January 20, 2012
Anonymous Retaliation For Megaupload Takedown Continues
Hacktivists from the group Anonymous are claiming responsibility for taking down the U.S. Department of Justice's website, along with other websites involved in the shutdown of Megaupload.
Anonymous said it also brought down the websites of Universal Music Group, the Recording Industry Association of America (RIAA), the Motion Picture Association of America (MPAA) and the U.S. Copyright Office and the Utah Chiefs of Police Association
The group posted the logo for Megauplaod.com, a top file-sharing website taken down by the Department of Justice on Thursday, on the Utah Chiefs of Police site.
The group also threatened that the FBI's website would be hacked next after the agency arrested the founder of Megaupload and several company officials.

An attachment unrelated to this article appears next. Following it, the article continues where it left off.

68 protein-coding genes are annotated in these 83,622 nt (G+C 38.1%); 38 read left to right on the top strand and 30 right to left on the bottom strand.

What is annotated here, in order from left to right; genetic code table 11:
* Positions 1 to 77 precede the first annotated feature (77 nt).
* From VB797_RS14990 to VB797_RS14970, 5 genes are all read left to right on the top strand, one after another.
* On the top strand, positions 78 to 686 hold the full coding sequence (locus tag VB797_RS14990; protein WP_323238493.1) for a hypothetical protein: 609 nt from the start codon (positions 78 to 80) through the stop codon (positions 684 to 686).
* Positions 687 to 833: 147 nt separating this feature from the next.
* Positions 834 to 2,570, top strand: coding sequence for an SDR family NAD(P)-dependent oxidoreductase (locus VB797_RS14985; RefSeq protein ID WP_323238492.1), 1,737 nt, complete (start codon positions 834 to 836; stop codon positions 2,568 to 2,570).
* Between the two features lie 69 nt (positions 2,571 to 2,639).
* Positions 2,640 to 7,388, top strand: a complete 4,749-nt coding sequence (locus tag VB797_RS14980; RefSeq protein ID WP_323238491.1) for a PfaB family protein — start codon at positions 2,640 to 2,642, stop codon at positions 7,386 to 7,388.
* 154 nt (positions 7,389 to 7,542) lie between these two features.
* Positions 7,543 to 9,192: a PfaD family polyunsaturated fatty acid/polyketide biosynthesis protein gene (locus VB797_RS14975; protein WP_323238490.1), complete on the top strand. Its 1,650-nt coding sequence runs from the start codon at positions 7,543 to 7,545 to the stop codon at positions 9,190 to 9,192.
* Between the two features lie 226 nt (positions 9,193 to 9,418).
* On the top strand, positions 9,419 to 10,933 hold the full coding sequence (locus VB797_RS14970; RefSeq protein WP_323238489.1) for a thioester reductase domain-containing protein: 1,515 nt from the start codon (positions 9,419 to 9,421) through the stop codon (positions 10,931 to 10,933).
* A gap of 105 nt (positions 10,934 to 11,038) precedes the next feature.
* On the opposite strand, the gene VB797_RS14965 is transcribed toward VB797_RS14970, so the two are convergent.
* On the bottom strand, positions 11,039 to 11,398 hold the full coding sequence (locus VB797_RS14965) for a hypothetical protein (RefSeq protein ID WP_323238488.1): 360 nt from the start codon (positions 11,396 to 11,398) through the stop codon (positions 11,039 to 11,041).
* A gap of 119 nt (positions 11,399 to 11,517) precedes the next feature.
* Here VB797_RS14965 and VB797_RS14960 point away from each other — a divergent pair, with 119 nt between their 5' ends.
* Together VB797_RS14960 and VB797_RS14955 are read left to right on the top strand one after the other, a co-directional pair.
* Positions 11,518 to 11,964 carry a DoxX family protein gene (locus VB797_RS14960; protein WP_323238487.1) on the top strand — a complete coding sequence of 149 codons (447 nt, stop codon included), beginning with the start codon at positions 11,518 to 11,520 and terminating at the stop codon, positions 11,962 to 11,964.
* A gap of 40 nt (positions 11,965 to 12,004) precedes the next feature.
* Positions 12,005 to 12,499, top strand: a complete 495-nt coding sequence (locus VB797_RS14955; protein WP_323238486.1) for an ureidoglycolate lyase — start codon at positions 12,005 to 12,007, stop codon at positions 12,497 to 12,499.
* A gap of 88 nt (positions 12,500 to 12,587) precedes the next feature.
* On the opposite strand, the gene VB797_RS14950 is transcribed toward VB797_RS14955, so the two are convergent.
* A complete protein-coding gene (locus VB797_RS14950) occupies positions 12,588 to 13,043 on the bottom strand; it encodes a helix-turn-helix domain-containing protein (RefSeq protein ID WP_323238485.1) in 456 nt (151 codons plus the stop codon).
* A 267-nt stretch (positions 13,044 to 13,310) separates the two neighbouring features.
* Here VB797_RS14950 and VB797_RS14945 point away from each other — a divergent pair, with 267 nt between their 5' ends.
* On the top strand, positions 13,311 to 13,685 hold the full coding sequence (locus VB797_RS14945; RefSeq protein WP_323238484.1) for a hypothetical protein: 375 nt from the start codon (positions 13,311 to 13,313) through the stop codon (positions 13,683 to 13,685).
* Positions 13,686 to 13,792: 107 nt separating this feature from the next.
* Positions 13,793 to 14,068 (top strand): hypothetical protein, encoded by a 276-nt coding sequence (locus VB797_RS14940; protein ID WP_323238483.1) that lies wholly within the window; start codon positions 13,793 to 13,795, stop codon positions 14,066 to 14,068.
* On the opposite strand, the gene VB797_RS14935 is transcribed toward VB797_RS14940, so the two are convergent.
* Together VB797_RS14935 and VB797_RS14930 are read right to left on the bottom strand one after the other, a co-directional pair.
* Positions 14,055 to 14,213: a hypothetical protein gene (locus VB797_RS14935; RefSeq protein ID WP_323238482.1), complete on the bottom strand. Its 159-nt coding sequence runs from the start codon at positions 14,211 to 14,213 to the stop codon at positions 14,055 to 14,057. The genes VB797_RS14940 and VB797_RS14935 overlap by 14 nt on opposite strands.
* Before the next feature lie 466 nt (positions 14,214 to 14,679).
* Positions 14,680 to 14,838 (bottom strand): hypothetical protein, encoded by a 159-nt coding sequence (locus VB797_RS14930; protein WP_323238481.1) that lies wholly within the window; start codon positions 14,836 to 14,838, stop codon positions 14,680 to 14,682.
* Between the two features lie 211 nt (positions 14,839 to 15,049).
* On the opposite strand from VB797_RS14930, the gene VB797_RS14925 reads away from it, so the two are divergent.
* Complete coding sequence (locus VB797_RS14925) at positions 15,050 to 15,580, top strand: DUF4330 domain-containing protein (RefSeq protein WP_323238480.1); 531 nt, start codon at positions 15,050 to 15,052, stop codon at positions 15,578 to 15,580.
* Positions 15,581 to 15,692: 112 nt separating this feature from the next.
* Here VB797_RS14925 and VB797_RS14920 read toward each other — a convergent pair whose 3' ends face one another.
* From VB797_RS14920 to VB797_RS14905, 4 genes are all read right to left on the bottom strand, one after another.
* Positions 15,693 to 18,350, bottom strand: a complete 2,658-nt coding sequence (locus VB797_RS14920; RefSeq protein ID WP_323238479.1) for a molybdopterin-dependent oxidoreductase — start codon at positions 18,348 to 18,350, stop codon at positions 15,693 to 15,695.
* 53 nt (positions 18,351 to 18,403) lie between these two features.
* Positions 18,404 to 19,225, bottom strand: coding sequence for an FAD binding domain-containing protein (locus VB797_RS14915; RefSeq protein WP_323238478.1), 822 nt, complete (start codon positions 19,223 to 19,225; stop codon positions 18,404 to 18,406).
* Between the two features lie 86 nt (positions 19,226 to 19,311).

"Word has it that FBI.gov is next to go down... will report when it is," a Twitter account affiliated with Anonymous said.
After news broke of the first round of hacking, the FBI's site went down as promised, as well as Warner Music, movie studio MGM's online store and New Zealand police websites.
“The FBI didn´t think they would get away with this did they? They should have expected us,” Anonymous said in a press release.
Megaupload's CEO Kim Dotcom and Mathias Ortmann Chief Technology Officer were arrested in Auckland, New Zealand on Thursday at the request of the U.S. government.
The employees, along with five others, are charged with five counts of copyright infringement and conspiracy. They could each receive up to a maximum of 20 years in prison.
The Grand Jury indictment accuses Megaupload of causing $500 million in damages to copyright owners while making $175 million by selling ads and premium subscriptions.
The FBI seized more than $50 million in assets, including many servers and 18 domain names that made up the network of file-sharing sites.
Anonymous retaliated on behalf of Megaupload in many forms on Thursday, and wrote: "The government takes down Megaupload? 15 minutes later Anonymous takes down government & record label sites."
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